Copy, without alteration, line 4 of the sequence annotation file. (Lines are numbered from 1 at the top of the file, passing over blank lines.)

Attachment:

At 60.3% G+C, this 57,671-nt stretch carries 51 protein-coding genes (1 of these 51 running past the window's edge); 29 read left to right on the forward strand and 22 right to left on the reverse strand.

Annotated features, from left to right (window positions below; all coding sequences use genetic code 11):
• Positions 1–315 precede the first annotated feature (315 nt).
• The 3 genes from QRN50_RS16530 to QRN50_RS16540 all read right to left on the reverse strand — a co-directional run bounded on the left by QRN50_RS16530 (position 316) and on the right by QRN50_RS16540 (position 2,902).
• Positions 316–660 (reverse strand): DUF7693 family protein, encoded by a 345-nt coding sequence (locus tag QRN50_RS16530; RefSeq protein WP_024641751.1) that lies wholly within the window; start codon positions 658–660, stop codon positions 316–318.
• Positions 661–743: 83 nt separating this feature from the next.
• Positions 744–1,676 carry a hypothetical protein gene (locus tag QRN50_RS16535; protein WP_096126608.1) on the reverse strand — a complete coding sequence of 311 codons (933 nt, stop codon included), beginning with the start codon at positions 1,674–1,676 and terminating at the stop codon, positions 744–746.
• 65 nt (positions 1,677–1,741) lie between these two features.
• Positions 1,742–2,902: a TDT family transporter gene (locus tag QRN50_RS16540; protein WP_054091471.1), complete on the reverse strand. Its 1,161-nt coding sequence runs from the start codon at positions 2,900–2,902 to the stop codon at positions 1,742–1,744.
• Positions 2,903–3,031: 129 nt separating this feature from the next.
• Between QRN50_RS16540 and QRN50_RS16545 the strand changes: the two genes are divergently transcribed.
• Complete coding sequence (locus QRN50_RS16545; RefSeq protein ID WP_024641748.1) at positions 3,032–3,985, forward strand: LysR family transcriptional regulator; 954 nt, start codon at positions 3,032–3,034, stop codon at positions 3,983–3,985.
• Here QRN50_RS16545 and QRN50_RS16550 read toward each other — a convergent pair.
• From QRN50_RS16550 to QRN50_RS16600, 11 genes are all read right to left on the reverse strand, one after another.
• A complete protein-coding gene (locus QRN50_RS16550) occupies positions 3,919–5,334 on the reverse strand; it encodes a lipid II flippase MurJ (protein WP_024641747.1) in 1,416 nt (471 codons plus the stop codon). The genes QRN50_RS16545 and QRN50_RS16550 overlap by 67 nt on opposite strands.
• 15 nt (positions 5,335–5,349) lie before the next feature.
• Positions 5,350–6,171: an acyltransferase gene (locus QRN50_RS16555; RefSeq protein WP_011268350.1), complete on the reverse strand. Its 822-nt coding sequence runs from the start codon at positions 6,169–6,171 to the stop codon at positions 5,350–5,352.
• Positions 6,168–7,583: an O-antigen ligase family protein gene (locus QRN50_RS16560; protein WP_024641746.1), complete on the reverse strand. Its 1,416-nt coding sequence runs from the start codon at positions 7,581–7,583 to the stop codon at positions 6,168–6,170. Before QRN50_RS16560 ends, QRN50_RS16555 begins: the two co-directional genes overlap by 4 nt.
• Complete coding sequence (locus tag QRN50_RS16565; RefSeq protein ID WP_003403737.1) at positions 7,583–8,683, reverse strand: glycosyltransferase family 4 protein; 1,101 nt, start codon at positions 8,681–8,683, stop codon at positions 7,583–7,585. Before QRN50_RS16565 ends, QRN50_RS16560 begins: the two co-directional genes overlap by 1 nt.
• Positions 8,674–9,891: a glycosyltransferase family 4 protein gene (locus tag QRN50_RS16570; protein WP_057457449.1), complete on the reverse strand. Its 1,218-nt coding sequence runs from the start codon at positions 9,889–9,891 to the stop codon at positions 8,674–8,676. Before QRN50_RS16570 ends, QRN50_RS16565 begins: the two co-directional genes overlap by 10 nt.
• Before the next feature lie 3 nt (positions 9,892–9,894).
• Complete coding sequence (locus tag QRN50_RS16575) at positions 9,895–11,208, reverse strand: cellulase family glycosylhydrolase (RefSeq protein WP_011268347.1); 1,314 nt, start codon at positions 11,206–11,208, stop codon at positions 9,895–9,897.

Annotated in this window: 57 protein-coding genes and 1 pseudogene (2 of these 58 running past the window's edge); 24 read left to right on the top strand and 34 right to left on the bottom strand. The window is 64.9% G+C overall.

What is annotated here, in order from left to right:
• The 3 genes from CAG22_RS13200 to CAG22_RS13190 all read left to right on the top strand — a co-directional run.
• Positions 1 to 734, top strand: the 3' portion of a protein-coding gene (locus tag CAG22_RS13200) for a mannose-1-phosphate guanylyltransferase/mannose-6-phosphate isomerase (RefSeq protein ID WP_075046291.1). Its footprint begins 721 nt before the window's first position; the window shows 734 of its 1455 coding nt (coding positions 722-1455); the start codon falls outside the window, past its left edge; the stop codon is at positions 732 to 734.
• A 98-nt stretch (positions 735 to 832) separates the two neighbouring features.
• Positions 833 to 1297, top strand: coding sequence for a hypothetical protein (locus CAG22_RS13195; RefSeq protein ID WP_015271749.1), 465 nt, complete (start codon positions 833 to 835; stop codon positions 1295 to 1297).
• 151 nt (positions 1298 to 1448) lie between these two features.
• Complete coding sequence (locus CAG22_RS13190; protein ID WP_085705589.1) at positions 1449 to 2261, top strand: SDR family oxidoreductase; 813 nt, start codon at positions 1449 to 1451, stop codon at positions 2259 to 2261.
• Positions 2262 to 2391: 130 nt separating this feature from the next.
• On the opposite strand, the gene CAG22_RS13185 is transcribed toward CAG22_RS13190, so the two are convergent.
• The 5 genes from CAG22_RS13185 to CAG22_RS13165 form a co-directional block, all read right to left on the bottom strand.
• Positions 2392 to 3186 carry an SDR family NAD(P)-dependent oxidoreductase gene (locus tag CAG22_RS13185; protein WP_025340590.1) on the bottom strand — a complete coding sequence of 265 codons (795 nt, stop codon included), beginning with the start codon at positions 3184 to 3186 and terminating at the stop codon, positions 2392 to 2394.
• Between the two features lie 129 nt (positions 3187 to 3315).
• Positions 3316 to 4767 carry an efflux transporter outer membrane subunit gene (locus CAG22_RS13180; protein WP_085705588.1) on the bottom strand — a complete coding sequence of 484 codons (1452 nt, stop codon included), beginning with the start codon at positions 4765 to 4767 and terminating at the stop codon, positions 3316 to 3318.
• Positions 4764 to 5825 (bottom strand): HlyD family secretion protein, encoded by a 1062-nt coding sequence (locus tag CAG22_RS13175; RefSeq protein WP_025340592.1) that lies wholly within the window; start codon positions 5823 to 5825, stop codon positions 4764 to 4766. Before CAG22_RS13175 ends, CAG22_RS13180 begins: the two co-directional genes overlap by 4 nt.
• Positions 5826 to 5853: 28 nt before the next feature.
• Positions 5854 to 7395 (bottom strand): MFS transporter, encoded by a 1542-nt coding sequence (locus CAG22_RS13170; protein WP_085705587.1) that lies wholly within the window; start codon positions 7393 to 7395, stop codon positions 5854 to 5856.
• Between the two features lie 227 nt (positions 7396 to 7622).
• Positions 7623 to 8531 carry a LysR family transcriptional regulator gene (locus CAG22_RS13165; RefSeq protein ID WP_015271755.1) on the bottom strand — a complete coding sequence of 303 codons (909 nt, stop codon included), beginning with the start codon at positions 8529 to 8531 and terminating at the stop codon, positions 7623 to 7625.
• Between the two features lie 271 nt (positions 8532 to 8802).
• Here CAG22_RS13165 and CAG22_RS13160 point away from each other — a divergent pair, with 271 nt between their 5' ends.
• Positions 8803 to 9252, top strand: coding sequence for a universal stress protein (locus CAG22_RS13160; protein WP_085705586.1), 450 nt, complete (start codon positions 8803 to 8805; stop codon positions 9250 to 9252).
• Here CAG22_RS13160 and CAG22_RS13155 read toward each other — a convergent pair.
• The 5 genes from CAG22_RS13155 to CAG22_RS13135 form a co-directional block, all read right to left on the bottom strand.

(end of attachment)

• The 3 genes from QRN50_RS16530 to QRN50_RS16540 all read right to left on the reverse strand — a co-directional run bounded on the left by QRN50_RS16530 (position 316) and on the right by QRN50_RS16540 (position 2,902).